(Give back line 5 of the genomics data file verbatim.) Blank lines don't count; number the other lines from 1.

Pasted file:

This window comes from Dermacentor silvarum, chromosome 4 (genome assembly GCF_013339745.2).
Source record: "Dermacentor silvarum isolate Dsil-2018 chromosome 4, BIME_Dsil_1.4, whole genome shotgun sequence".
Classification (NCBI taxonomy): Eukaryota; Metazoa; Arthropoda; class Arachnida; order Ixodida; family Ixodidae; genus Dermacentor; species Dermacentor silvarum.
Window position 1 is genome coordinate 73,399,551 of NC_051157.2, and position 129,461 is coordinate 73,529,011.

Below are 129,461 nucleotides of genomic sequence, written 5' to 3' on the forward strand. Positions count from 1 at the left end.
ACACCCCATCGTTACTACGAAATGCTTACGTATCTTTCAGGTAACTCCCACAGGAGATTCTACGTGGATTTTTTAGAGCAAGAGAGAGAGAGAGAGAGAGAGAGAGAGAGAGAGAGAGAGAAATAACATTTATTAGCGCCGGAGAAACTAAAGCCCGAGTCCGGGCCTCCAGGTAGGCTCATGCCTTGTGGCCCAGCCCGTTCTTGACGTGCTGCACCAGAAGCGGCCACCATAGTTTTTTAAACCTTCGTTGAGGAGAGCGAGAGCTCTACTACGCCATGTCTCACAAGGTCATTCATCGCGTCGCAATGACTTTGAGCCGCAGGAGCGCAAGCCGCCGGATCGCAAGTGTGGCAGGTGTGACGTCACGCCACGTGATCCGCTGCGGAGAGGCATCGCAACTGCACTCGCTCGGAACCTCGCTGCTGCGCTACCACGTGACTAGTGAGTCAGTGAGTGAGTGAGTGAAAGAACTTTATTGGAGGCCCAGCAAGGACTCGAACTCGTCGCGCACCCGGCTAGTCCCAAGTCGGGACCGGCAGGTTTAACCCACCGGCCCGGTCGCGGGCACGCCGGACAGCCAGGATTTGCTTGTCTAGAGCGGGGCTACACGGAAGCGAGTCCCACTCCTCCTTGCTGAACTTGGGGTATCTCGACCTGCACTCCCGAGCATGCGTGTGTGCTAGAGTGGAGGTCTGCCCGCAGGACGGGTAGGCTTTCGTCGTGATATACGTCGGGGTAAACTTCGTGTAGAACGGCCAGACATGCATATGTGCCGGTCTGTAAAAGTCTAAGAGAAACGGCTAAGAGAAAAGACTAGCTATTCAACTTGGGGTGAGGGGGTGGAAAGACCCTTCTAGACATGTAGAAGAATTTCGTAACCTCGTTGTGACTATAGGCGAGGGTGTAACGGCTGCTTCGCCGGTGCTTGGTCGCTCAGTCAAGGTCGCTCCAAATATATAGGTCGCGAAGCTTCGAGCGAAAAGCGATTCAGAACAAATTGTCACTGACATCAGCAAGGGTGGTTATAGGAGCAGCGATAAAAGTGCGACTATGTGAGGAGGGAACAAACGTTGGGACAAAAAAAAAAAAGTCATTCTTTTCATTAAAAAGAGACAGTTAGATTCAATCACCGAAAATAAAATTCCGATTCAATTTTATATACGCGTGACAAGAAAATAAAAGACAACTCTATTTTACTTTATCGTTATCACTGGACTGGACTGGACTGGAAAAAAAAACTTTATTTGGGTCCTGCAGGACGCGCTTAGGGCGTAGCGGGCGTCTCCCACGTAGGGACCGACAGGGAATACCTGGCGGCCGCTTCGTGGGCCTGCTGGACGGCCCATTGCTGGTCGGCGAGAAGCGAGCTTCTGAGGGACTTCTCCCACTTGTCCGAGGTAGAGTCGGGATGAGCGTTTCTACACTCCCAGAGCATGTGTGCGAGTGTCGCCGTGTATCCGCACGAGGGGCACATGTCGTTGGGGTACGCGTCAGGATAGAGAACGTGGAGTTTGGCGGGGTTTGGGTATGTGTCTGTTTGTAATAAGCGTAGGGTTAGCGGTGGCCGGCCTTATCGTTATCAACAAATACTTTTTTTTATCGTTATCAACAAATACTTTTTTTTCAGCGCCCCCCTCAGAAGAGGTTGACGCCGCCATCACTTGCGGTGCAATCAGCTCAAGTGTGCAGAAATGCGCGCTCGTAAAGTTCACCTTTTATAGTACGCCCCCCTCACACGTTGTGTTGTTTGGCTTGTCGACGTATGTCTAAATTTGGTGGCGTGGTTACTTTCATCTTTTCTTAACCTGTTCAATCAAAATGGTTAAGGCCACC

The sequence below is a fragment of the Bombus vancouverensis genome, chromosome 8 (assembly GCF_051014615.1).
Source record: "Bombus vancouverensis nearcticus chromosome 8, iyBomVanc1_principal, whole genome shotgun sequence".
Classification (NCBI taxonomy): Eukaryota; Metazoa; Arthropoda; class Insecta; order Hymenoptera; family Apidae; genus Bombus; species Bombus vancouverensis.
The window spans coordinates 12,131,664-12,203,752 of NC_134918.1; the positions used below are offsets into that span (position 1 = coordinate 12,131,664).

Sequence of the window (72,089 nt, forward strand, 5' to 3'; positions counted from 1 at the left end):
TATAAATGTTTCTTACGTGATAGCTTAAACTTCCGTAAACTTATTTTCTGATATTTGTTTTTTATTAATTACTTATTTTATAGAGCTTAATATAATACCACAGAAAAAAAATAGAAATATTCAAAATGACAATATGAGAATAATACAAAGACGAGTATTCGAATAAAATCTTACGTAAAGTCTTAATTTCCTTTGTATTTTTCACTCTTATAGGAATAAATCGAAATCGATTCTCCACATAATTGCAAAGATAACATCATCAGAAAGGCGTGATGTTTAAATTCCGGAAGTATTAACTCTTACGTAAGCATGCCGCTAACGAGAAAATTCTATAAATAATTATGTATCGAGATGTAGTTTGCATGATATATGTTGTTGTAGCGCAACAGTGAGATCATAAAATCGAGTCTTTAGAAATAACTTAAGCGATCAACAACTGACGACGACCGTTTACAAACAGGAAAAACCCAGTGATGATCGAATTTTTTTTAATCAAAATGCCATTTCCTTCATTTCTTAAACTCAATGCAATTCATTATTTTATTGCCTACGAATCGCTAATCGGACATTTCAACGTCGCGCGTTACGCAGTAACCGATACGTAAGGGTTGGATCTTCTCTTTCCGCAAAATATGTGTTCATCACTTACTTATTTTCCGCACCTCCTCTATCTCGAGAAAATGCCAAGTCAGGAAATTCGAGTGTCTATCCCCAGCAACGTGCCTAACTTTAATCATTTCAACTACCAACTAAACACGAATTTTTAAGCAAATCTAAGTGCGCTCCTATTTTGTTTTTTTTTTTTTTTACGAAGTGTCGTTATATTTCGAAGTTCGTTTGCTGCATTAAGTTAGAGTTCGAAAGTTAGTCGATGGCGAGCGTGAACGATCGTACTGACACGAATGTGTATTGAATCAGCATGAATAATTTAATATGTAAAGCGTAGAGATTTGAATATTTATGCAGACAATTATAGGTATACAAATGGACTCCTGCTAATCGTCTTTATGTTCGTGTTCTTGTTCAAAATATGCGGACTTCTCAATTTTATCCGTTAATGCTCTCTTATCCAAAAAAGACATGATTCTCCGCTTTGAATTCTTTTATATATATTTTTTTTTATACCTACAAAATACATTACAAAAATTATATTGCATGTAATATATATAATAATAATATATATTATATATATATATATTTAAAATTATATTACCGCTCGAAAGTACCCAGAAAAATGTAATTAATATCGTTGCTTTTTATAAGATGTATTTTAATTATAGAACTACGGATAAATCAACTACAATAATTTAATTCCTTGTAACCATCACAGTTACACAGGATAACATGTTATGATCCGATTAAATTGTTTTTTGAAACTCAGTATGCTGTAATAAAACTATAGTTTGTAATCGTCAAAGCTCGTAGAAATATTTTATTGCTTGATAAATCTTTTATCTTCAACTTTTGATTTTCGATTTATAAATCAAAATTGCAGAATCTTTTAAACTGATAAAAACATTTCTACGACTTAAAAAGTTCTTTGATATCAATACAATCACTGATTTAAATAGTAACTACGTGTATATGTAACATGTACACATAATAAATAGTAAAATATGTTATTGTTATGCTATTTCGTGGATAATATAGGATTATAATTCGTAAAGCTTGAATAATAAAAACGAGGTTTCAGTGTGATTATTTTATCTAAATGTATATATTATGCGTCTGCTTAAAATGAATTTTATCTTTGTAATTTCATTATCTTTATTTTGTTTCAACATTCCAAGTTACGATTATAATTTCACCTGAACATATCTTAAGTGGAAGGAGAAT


Below are 129,461 nucleotides of genomic sequence, written 5' to 3' on the forward strand. Positions count from 1 at the left end.